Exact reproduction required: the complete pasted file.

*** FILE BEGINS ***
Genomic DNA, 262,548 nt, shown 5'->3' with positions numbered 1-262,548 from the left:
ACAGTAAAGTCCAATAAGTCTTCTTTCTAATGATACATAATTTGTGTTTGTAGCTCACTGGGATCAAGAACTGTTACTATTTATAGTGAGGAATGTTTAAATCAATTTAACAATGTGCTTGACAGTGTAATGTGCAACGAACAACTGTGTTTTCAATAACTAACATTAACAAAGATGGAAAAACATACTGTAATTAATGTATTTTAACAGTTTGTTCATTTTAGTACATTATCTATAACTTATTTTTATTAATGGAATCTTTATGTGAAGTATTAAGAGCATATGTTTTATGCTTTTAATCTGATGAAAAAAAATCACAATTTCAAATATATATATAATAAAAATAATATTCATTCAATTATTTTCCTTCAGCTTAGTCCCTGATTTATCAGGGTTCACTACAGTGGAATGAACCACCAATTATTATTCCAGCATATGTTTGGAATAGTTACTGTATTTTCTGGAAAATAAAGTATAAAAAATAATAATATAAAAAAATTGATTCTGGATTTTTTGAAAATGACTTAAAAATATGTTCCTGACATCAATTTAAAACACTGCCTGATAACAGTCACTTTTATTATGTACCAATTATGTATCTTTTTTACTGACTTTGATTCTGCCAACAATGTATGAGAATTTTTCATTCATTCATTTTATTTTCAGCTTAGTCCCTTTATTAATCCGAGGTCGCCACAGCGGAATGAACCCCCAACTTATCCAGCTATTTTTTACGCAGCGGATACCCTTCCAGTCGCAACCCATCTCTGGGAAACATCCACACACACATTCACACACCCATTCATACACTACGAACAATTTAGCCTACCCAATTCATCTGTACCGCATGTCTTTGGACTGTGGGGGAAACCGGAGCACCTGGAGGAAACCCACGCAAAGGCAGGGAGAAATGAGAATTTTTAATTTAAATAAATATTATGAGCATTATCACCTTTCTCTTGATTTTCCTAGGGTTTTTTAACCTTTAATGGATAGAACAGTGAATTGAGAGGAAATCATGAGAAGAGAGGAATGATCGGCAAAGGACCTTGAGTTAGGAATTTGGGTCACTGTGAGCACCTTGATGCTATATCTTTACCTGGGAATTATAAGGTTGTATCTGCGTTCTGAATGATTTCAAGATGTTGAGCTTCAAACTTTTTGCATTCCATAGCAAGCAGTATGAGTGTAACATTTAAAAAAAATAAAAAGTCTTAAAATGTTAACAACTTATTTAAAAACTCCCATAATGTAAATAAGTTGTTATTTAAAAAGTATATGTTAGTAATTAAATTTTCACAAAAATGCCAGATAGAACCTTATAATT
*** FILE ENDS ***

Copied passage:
Genomic DNA, 262,548 nt, shown 5'->3' with positions numbered 1-262,548 from the left:
ACAGTAAAGTCCAATAAGTCTTCTTTCTAATGATACATAATTTGTGTTTGTAGCTCACTGGGATCAAGAACTGTTACTATTTATAGTGAGGAATGTTTAAATCAATTTAACAATGTGCTTGACAGTGTAATGTGCAACGAACAACTGTGTTTTCAATAACTAACATTAACAAAGATGGAAAAACATACTGTAATTAATGTATTTTAACAGTTTGTTCATTTTAGTACATTATCTATAACTTATTTTTATTAATGGAATCTTTATGTGAAGTATTAAGAGCATATGTTTTATGCTTTTAATCTGATGAAAAAAAATCACAATTTCAAATATATATATAATAAAAATAATATTCATTCAATTATTTTCCTTCAGCTTAGTCCCTGATTTATCAGGGTTCACTACAGTGGAATGAACCACCAATTATTATTCCAGCATATGTTTGGAATAGTTACTGTATTTTCTGGAAAATAAAGTATAAAAAATAATAATATAAAAAAATTGATTCTGGATTTTTTGAAAATGACTTAAAAATATGTTCCTGACATCAATTTAAAACACTGCCTGATAACAGTCACTTTTATTATGTACCAATTATGTATCTTTTTTACTGACTTTGATTCTGCCAACAATGTATGAGAATTTTTCATTCATTCATTTTATTTTCAGCTTAGTCCCTTTATTAATCCGAGGTCGCCACAGCGGAATGAACCCCCAACTTATCCAGCTATTTTTTACGCAGCGGATACCCTTCCAGTCGCAACCCATCTCTGGGAAACATCCACACACACATTCACACACCCATTCATACACTACGAACAATTTAGCCTACCCAATTCATCTGTACCGCATGTCTTTGGACTGTGGGGGAAACCGGAGCACCTGGAGGAAACCCACGCAAAGGCAGGGAGAAATGAGAATTTTTAATTTAAATAAATATTATGAGCATTATCACCTTTCTCTTGATTTTCCTAGGGTTTTTTAACCTTTAATGGATAGAACAGTGAATTGAGAGGAAATCATGAGAAGAGAGGAATGATCGGCAAAGGACCTTGAGTTAGGAATTTGGGTCACTGTGAGCACCTTGATGCTATATCTTTACCTGGGAATTATAAGGTTGTATCTGCGTTCTGAATGATTTCAAGATGTTGAGCTTCAAACTTTTTGCATTCCATAGCAAGCAGTATGAGTGTAACATTTAAAAAAAATAAAAAGTCTTAAAATGTTAACAACTTATTTAAAAACTCCCATAATGTAAATAAGTTGTTATTTAAAAAGTATATGTTAGTAATTAAATTTTCACAAAAATGCCAGATAGAACCTTATAATT